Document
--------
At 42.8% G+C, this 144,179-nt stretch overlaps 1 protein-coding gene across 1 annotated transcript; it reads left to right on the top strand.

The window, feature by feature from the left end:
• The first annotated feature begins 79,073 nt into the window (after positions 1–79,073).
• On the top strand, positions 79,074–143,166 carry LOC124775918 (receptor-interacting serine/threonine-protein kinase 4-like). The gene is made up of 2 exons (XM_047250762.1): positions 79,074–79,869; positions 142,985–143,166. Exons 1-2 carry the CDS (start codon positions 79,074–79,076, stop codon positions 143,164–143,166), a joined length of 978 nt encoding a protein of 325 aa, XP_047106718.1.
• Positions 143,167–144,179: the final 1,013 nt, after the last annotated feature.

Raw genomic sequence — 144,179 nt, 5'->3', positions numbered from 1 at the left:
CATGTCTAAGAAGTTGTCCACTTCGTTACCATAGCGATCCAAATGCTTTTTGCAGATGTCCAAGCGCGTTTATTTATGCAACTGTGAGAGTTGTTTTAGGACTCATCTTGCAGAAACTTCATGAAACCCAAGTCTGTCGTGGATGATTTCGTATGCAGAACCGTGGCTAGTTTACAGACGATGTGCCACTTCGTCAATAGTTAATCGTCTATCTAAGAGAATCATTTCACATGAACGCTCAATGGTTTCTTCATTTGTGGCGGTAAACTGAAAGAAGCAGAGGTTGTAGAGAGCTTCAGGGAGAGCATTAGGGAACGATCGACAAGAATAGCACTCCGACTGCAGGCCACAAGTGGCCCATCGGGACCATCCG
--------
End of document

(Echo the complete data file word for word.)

At 42.8% G+C, this 144,179-nt stretch overlaps 1 protein-coding gene across 1 annotated transcript; it reads left to right on the top strand.

The window, feature by feature from the left end:
• The first annotated feature begins 79,073 nt into the window (after positions 1–79,073).
• On the top strand, positions 79,074–143,166 carry LOC124775918 (receptor-interacting serine/threonine-protein kinase 4-like). The gene is made up of 2 exons (XM_047250762.1): positions 79,074–79,869; positions 142,985–143,166. Exons 1-2 carry the CDS (start codon positions 79,074–79,076, stop codon positions 143,164–143,166), a joined length of 978 nt encoding a protein of 325 aa, XP_047106718.1.
• Positions 143,167–144,179: the final 1,013 nt, after the last annotated feature.

Raw genomic sequence — 144,179 nt, 5'->3', positions numbered from 1 at the left:
CATGTCTAAGAAGTTGTCCACTTCGTTACCATAGCGATCCAAATGCTTTTTGCAGATGTCCAAGCGCGTTTATTTATGCAACTGTGAGAGTTGTTTTAGGACTCATCTTGCAGAAACTTCATGAAACCCAAGTCTGTCGTGGATGATTTCGTATGCAGAACCGTGGCTAGTTTACAGACGATGTGCCACTTCGTCAATAGTTAATCGTCTATCTAAGAGAATCATTTCACATGAACGCTCAATGGTTTCTTCATTTGTGGCGGTAAACTGAAAGAAGCAGAGGTTGTAGAGAGCTTCAGGGAGAGCATTAGGGAACGATCGACAAGAATAGCACTCCGACTGCAGGCCACAAGTGGCCCATCGGGACCATCCG